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So what I'm arguing is that Joseph's voice calling out [to/from 1:28] the ground for help kind of echoes this language, this poetic language, when G-d says to Cain that the voice of Abel's blood, of Hevel's blood, is calling out from the ground. Of course, in the sale of Joseph the brothers stand by and don't respond, and of course in the Cain and Abel story, Cain stands by and doesn't respond. He says; Hashomer achi onochi - am I my brother's keeper? Of course, the brothers don't know what happened to Yosef and they're content to leave it that way, and frankly, Cain says he doesn't know what happened to his brother Abel - right? Here's Cain talking to G-d, G-d says where is Hevel? Basically Cain's answer is; Loh yadati - I do not know. The truth is, he doesn't know, remember, nobody has ever died before; Cain hit him with a rock or something and then he wasn't moving and Cain doesn't know what happened. He says, I don't know where he is, I don't know what happened. But his point just isn't I don't know what happened, it's also; Hashomer achi onochi - it's not my responsibility. Frankly, Cain is apathetic; Hashomer achi onochi - it's not my business, I'm not my brother's keeper.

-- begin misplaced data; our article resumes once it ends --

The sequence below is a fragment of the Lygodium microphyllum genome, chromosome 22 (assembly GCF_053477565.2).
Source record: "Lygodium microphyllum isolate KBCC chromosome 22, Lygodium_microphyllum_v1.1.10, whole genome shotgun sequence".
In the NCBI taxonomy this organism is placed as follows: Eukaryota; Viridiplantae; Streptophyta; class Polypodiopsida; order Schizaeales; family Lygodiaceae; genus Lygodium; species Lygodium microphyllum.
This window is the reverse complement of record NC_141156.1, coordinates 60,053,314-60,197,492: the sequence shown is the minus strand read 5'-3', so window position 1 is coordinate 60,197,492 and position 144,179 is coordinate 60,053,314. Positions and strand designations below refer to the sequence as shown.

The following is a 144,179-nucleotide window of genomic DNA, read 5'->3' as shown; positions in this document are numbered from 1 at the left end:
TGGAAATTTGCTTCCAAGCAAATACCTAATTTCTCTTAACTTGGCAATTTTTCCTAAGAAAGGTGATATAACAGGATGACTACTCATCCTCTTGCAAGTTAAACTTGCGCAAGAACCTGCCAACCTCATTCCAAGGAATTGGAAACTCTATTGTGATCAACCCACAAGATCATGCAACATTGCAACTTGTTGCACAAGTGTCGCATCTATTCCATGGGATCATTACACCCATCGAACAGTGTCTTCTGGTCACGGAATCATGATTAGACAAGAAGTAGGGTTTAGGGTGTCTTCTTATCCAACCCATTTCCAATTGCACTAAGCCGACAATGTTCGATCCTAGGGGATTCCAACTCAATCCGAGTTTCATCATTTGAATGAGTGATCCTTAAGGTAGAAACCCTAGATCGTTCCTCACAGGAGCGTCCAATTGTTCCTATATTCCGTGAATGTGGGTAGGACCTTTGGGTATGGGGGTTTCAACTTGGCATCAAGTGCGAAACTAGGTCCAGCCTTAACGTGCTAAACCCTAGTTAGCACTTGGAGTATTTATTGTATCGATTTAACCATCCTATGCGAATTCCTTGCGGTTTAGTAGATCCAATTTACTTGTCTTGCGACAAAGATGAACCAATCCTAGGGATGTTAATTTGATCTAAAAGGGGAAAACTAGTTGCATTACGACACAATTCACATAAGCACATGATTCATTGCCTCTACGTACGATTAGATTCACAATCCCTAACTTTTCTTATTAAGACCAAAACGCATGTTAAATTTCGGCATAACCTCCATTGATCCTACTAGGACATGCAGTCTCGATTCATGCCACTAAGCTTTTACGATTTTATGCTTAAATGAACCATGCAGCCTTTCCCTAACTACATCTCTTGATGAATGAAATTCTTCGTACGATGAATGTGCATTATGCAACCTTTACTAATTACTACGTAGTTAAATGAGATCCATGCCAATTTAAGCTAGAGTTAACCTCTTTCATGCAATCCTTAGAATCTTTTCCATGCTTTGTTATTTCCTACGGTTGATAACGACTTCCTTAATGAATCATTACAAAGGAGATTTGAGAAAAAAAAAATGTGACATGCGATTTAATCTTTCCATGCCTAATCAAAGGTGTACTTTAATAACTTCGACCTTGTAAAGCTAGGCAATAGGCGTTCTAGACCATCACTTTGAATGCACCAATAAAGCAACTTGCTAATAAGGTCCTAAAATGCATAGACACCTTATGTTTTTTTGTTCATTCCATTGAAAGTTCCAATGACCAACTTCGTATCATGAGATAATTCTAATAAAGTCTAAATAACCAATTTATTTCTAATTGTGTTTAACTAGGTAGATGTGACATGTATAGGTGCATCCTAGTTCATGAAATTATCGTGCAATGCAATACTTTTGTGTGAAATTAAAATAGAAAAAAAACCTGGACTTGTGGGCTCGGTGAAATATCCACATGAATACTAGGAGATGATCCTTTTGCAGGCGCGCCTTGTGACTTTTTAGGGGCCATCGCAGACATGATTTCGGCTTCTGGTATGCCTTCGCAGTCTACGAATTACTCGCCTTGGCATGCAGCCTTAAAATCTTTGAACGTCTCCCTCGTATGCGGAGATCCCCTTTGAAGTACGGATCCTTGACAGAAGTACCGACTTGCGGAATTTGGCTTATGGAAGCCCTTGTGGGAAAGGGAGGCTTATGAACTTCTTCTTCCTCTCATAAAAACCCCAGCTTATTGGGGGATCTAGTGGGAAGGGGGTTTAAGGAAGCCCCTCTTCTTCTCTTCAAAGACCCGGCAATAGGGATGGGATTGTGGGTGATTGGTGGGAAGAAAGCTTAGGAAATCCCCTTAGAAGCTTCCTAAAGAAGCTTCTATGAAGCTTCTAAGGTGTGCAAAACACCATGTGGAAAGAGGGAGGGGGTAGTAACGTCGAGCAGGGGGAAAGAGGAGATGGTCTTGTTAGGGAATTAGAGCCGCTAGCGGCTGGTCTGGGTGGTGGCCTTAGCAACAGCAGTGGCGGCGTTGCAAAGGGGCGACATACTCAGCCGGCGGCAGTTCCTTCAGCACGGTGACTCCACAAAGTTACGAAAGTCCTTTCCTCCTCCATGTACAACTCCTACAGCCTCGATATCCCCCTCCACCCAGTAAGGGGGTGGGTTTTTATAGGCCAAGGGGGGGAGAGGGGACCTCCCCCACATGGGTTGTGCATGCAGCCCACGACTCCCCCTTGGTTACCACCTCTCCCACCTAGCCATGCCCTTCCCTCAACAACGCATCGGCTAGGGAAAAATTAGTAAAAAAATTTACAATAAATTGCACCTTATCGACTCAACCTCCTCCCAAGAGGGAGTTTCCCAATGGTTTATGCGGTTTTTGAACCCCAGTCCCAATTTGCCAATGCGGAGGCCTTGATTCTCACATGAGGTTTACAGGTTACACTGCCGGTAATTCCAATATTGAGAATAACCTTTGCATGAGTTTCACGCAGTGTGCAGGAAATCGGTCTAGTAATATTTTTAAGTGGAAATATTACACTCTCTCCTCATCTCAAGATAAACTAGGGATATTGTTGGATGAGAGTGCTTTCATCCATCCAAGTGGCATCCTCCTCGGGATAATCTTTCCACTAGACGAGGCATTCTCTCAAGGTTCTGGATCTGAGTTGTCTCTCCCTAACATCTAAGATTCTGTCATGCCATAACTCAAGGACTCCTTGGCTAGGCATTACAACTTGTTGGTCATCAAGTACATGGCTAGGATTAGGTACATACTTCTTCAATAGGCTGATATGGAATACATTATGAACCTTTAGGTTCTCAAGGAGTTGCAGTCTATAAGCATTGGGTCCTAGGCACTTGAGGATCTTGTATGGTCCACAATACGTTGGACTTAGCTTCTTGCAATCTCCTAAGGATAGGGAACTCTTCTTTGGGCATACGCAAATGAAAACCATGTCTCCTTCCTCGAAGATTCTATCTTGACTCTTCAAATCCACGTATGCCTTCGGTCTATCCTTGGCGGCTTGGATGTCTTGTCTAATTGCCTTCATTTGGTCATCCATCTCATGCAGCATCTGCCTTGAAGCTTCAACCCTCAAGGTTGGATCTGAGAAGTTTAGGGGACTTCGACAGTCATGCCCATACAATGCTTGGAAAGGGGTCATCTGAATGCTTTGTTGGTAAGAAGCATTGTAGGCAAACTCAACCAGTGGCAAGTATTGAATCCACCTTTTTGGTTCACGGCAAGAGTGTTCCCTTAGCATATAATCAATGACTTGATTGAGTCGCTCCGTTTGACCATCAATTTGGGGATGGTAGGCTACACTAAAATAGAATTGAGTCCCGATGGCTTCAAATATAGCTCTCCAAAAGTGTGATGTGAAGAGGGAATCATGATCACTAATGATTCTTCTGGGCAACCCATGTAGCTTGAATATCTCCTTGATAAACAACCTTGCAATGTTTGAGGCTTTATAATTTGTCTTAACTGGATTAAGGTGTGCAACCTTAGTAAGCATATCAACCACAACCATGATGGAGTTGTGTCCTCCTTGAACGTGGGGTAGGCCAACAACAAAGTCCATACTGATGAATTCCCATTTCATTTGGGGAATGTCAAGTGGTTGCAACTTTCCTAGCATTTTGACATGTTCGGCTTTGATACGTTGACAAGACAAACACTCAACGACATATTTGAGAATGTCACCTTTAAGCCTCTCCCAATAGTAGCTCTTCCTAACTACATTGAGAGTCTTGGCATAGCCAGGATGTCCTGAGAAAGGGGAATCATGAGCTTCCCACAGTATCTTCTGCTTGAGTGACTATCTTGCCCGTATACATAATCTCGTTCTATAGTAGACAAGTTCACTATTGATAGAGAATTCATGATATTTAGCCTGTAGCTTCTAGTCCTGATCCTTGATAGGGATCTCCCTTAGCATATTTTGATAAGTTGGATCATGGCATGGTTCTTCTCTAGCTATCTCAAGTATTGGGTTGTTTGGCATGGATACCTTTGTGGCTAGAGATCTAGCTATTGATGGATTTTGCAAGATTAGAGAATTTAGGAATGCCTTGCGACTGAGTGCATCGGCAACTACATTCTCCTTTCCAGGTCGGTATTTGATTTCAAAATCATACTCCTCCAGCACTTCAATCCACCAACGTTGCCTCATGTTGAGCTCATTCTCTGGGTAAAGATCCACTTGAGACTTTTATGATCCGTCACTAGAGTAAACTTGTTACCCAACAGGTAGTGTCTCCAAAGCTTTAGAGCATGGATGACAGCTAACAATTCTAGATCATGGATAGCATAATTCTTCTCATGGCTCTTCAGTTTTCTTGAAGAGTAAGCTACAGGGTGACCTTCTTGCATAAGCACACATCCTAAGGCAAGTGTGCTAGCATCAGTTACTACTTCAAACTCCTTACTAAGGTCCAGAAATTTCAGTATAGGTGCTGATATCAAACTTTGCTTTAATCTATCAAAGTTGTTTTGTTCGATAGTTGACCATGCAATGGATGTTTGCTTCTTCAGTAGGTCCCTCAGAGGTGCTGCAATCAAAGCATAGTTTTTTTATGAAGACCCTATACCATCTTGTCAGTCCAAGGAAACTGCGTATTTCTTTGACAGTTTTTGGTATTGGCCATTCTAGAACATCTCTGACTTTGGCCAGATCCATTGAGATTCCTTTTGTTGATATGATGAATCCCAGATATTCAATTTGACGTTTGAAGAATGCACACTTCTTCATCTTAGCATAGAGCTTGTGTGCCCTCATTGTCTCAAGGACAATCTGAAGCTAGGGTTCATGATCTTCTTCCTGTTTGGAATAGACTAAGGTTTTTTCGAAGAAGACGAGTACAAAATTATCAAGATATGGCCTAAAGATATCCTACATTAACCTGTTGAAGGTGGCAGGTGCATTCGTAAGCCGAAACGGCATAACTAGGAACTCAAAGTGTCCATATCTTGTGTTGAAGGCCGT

Again, as mentioned before, according to the Rashbam, in the Joseph story the brothers' guilt really isn't in the fact that they sold him, they didn't sell him. If they're not guilty for selling him what are they guilty of? Perhaps it's the same thing that Cain is really guilt of in the story of Cain and Abel. It wasn't so much killing Abel, he is angry at him, he hit him, nobody had ever died before, he didn't know what he was doing. It's his response after that; Hashomer achi onochi - I don't know what happened to him but I don't care, am I my brother's keeper? That's really - whereas you're reading the story as a reader you sense that condemnation of the text of Cain. Perhaps it's the same sort of thing in the story here. The brothers aren't really technically - certainly according to the Rashbam - guilty of selling him, this action over here, the sale to the Yishmaelim took place through the Midyanim, not through the brothers. But what the brothers do, is when Reuven comes back and says; Hayeled einenu - he's not there; instead of, oh my gosh, what happened to him? It's that, okay let's find an alibi, let's kill a goat and put the blood on the coat.
So in our story of the sale of Yosef, the brothers don't know what happened to Yosef and they're content to leave it that way, just like Cain says, he doesn't know what happened to Abel and he's okay leaving it that way too. The nature of the guilt perhaps in both stories is the same.
Finally, remember how the brothers worry heaven might avenge the blood of Yosef? What Reuven says to the brothers when they're in Egypt; V'gam damo hinei nidrash - his blood is being sought after by heaven. Of course that's the echo from the Cain story also, this fear - not just a fear actually, but a reality that heaven will avenge Abel's blood. V'atah orrur atah min ha'adamah asher patztah et pi'ha lakachat et demei achicha miyadecha - and now cursed are you from the ground that opened up its gaping maw to take your brother's blood from your hands, is what G-d tells Cain. It sort of echoes over here later on in the fear of the brothers, expressed by Reuven; V'gam damo hinei nidrash - his blood is calling out and is sought after by heaven.